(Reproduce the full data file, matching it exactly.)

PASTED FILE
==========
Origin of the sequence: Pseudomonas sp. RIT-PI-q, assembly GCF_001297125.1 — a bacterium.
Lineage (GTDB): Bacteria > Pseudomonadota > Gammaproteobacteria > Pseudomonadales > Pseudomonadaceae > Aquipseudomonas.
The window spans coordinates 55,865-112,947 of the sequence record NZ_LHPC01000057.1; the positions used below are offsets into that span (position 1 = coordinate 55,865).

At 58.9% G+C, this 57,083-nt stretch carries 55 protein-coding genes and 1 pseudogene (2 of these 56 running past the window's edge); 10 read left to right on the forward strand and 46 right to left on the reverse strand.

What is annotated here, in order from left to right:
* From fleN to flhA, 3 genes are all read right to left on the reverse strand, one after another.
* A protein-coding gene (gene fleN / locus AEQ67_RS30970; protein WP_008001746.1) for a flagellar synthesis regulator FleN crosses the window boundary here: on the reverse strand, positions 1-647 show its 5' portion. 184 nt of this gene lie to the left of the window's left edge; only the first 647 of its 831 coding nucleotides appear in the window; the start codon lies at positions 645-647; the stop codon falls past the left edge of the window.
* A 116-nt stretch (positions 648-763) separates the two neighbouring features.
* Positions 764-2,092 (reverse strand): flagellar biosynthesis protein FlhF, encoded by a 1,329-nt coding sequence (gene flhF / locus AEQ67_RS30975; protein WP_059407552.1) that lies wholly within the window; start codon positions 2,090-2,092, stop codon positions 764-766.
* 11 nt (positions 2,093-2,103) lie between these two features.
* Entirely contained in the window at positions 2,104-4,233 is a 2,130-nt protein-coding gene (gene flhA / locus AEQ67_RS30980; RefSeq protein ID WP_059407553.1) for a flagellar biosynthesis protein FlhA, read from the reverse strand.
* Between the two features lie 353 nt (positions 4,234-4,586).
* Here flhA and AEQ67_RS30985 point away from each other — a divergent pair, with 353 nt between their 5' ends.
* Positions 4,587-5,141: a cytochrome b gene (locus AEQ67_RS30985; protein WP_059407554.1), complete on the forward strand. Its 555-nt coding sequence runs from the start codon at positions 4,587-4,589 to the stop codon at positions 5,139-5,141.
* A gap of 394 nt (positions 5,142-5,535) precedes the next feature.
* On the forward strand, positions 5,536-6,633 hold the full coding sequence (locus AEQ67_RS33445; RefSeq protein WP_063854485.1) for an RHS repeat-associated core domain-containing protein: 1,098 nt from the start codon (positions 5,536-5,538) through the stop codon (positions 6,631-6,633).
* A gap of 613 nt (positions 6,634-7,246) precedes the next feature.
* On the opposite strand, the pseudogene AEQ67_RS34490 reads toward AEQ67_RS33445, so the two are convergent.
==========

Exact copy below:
Origin of the sequence: Pseudomonas sp. RIT-PI-q, assembly GCF_001297125.1 — a bacterium.
Lineage (GTDB): Bacteria > Pseudomonadota > Gammaproteobacteria > Pseudomonadales > Pseudomonadaceae > Aquipseudomonas.
The window spans coordinates 55,865-112,947 of the sequence record NZ_LHPC01000057.1; the positions used below are offsets into that span (position 1 = coordinate 55,865).

At 58.9% G+C, this 57,083-nt stretch carries 55 protein-coding genes and 1 pseudogene (2 of these 56 running past the window's edge); 10 read left to right on the forward strand and 46 right to left on the reverse strand.

What is annotated here, in order from left to right:
* From fleN to flhA, 3 genes are all read right to left on the reverse strand, one after another.
* A protein-coding gene (gene fleN / locus AEQ67_RS30970; protein WP_008001746.1) for a flagellar synthesis regulator FleN crosses the window boundary here: on the reverse strand, positions 1-647 show its 5' portion. 184 nt of this gene lie to the left of the window's left edge; only the first 647 of its 831 coding nucleotides appear in the window; the start codon lies at positions 645-647; the stop codon falls past the left edge of the window.
* A 116-nt stretch (positions 648-763) separates the two neighbouring features.
* Positions 764-2,092 (reverse strand): flagellar biosynthesis protein FlhF, encoded by a 1,329-nt coding sequence (gene flhF / locus AEQ67_RS30975; protein WP_059407552.1) that lies wholly within the window; start codon positions 2,090-2,092, stop codon positions 764-766.
* 11 nt (positions 2,093-2,103) lie between these two features.
* Entirely contained in the window at positions 2,104-4,233 is a 2,130-nt protein-coding gene (gene flhA / locus AEQ67_RS30980; RefSeq protein ID WP_059407553.1) for a flagellar biosynthesis protein FlhA, read from the reverse strand.
* Between the two features lie 353 nt (positions 4,234-4,586).
* Here flhA and AEQ67_RS30985 point away from each other — a divergent pair, with 353 nt between their 5' ends.
* Positions 4,587-5,141: a cytochrome b gene (locus AEQ67_RS30985; protein WP_059407554.1), complete on the forward strand. Its 555-nt coding sequence runs from the start codon at positions 4,587-4,589 to the stop codon at positions 5,139-5,141.
* A gap of 394 nt (positions 5,142-5,535) precedes the next feature.
* On the forward strand, positions 5,536-6,633 hold the full coding sequence (locus AEQ67_RS33445; RefSeq protein WP_063854485.1) for an RHS repeat-associated core domain-containing protein: 1,098 nt from the start codon (positions 5,536-5,538) through the stop codon (positions 6,631-6,633).
* A gap of 613 nt (positions 6,634-7,246) precedes the next feature.
* On the opposite strand, the pseudogene AEQ67_RS34490 reads toward AEQ67_RS33445, so the two are convergent.